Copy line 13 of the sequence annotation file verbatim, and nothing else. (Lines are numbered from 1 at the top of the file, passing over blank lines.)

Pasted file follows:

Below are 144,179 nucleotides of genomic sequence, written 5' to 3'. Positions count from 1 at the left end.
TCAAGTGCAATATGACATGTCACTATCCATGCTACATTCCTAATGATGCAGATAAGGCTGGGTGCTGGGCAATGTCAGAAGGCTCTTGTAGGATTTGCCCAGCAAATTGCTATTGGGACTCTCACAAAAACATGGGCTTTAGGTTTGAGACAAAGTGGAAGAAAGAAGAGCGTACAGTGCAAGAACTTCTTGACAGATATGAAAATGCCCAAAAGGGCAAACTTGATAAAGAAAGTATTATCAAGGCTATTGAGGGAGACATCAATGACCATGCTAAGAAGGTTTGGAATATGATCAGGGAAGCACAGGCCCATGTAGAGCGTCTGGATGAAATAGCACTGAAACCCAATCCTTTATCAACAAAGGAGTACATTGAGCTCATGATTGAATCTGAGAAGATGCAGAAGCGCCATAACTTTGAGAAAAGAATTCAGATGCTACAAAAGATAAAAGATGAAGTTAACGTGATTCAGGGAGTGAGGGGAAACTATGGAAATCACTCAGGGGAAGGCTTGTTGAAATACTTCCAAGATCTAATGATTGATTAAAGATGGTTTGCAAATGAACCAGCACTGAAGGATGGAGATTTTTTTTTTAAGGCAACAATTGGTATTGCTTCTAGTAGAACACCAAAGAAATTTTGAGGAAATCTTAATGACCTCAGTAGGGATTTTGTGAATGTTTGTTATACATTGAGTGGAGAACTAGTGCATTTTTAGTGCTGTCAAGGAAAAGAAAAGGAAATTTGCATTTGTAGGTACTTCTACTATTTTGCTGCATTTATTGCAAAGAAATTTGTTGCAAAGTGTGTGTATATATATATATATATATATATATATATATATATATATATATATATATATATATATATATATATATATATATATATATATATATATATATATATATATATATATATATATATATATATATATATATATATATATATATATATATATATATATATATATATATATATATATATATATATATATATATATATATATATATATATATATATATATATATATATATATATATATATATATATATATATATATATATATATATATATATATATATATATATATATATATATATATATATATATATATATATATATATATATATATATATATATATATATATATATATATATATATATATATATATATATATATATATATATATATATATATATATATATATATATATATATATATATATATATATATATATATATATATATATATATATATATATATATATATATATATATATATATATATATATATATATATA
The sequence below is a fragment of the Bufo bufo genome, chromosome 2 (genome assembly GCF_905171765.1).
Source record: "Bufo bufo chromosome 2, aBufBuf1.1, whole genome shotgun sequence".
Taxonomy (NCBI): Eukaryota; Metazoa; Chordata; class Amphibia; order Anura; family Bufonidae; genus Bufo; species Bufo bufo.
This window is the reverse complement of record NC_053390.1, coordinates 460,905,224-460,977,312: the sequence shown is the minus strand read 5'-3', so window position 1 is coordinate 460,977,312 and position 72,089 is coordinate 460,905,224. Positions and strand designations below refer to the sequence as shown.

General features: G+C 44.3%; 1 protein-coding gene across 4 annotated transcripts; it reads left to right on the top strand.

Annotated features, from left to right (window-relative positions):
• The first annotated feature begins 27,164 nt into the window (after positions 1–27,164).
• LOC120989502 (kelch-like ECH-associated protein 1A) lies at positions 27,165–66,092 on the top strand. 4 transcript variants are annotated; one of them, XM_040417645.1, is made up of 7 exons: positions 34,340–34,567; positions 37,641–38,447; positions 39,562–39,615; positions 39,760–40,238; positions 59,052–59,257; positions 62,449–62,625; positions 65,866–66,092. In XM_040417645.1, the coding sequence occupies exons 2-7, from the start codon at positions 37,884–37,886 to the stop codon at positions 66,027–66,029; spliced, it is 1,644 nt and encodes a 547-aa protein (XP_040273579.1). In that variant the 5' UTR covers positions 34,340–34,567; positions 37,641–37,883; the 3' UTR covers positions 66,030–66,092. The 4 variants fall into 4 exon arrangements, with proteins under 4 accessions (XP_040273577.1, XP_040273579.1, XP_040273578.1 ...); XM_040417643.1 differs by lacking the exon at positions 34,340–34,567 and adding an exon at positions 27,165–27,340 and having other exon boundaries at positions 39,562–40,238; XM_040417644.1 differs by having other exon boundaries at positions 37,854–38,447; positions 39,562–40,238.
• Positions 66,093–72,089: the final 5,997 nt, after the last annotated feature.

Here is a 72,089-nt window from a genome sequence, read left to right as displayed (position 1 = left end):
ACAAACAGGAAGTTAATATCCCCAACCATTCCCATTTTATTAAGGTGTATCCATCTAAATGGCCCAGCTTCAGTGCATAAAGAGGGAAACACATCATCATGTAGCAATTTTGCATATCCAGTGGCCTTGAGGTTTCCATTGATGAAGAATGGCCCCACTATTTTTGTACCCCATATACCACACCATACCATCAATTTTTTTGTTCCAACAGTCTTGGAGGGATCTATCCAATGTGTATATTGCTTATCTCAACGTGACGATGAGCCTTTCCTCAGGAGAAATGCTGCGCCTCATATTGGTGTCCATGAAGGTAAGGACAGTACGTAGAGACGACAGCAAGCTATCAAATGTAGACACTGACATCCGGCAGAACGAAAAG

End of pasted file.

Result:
ACAAACAGGAAGTTAATATCCCCAACCATTCCCATTTTATTAAGGTGTATCCATCTAAATGGCCCAGCTTCAGTGCATAAAGAGGGAAACACATCATCATGTAGCAATTTTGCATATCCAGTGGCCTTGAGGTTTCCATTGATGAAGAATGGCCCCACTATTTTTGTACCCCATATACCACACCATACCATCAATTTTTTTGTTCCAACAGTCTTGGAGGGATCTATCCAATGTGTATATTGCTTATCTCAACGTGACGATGAGCCTTTCCTCAGGAGAAATGCTGCGCCTCATATTGGTGTCCATGAAGGTAAGGACAGTACGTAGAGACGACAGCAAGCTATCAAATGTAGACACTGACATCCGGCAGAACGAAAAG